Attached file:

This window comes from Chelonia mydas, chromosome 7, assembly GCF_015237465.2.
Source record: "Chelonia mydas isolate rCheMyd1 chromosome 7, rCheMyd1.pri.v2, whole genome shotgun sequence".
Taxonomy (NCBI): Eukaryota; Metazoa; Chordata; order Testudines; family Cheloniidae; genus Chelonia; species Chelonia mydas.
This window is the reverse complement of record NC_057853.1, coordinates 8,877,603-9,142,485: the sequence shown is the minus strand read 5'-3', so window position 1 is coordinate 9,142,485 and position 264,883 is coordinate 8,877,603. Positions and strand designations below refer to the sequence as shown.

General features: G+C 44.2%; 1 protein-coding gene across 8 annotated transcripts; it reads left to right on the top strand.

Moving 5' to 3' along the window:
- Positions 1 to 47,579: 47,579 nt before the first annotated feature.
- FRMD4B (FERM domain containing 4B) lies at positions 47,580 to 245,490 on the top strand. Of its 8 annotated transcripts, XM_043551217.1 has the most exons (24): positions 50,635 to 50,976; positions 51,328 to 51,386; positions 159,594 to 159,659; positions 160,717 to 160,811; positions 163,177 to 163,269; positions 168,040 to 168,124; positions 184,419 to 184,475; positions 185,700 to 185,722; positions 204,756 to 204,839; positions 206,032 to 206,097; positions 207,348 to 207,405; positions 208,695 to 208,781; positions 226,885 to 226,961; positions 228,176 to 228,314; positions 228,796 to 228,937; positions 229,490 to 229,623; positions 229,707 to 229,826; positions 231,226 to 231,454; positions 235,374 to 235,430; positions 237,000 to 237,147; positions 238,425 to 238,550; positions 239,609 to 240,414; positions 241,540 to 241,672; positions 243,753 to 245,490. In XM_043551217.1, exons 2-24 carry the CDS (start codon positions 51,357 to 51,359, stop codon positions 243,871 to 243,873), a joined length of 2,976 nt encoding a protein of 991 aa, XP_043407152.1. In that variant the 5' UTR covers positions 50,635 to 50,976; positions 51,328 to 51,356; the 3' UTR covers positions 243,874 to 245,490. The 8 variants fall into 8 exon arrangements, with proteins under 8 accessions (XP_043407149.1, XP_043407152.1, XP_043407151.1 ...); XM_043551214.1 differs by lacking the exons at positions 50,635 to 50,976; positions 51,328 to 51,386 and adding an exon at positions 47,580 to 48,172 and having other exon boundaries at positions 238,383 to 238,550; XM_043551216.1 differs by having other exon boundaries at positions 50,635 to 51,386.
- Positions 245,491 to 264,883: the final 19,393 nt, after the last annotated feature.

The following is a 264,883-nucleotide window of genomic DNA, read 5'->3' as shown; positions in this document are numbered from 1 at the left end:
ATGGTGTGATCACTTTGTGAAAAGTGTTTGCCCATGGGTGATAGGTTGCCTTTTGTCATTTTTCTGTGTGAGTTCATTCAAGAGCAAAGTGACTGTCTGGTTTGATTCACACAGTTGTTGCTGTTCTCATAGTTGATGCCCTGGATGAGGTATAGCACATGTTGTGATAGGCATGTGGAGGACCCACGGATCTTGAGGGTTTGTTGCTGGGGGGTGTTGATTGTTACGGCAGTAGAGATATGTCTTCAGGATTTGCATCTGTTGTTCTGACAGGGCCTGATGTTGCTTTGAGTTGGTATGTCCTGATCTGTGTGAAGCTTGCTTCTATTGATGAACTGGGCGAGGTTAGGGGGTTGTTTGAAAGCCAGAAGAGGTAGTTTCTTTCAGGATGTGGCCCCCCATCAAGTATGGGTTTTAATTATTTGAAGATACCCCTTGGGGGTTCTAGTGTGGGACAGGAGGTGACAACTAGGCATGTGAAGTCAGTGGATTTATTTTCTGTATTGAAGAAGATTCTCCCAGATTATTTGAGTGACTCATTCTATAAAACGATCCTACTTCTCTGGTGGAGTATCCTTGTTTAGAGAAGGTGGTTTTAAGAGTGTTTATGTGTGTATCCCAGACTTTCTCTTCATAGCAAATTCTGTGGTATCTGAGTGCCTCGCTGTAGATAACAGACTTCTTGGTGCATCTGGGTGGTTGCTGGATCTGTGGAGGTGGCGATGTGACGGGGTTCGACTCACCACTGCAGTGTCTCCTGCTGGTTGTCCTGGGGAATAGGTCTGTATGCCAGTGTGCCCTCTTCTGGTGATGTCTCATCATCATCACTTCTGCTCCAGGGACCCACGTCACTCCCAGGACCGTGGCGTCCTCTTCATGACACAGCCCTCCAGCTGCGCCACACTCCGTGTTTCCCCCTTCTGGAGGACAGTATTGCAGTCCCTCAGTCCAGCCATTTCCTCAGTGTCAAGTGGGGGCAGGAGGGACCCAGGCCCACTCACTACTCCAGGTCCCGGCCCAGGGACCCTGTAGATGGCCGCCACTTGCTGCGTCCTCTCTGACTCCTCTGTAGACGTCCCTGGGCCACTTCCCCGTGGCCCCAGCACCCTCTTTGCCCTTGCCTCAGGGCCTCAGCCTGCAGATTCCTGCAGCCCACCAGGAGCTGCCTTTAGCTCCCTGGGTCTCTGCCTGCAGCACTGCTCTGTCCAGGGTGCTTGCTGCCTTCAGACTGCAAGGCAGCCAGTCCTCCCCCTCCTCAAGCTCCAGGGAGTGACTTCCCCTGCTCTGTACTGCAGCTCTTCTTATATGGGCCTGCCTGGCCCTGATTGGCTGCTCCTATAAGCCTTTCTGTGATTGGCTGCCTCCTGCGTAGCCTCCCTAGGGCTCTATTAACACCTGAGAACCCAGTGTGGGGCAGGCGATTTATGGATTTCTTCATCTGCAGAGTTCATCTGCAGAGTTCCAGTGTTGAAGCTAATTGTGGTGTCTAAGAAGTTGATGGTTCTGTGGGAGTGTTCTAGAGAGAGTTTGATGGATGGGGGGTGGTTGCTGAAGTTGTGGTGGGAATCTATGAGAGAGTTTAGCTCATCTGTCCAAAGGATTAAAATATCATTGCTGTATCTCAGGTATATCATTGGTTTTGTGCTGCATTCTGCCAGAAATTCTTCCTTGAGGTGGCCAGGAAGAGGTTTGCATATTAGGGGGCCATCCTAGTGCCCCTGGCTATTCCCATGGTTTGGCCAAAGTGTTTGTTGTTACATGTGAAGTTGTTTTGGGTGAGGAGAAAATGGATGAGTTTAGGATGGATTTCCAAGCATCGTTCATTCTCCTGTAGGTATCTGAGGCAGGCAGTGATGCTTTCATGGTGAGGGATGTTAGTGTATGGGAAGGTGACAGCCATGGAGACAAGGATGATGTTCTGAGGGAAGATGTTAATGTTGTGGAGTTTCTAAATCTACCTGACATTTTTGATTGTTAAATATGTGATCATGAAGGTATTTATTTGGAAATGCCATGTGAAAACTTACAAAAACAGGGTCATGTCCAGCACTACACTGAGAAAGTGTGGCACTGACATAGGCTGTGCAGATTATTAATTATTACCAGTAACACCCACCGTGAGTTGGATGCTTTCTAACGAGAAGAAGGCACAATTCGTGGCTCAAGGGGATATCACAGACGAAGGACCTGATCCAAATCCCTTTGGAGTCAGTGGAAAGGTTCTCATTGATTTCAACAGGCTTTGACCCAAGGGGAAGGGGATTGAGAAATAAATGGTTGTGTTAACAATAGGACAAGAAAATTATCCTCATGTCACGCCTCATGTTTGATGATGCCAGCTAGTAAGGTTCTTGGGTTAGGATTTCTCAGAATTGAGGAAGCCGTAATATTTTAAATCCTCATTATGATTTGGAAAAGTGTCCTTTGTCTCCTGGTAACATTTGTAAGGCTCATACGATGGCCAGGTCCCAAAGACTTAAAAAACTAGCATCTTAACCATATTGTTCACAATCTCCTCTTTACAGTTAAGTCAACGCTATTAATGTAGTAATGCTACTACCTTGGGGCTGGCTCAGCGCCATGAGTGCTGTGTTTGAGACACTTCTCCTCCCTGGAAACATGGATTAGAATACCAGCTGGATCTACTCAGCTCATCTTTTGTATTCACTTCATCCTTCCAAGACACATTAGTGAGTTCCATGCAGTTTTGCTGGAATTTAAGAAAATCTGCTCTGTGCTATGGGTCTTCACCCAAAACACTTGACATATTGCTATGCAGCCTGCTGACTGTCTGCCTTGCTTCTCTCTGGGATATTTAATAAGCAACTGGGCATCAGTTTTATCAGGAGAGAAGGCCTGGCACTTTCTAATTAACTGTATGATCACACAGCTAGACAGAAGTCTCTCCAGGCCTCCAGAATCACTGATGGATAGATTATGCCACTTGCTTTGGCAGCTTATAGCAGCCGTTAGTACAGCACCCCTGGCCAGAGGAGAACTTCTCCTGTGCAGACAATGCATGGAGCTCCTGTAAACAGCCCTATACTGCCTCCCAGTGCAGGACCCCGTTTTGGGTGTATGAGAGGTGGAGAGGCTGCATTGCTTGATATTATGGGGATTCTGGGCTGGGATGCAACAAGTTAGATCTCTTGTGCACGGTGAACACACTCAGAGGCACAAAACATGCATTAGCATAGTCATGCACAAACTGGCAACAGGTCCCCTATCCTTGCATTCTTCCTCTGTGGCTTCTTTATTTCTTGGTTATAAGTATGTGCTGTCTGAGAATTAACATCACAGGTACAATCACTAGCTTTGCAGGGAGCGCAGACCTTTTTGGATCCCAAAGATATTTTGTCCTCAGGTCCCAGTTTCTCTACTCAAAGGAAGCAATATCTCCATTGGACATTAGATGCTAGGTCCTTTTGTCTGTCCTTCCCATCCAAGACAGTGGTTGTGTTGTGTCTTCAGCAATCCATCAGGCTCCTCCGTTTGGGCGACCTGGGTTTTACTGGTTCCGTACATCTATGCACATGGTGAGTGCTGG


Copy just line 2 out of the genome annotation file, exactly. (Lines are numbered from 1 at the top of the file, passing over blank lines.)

Source record: "Chelonia mydas isolate rCheMyd1 chromosome 7, rCheMyd1.pri.v2, whole genome shotgun sequence".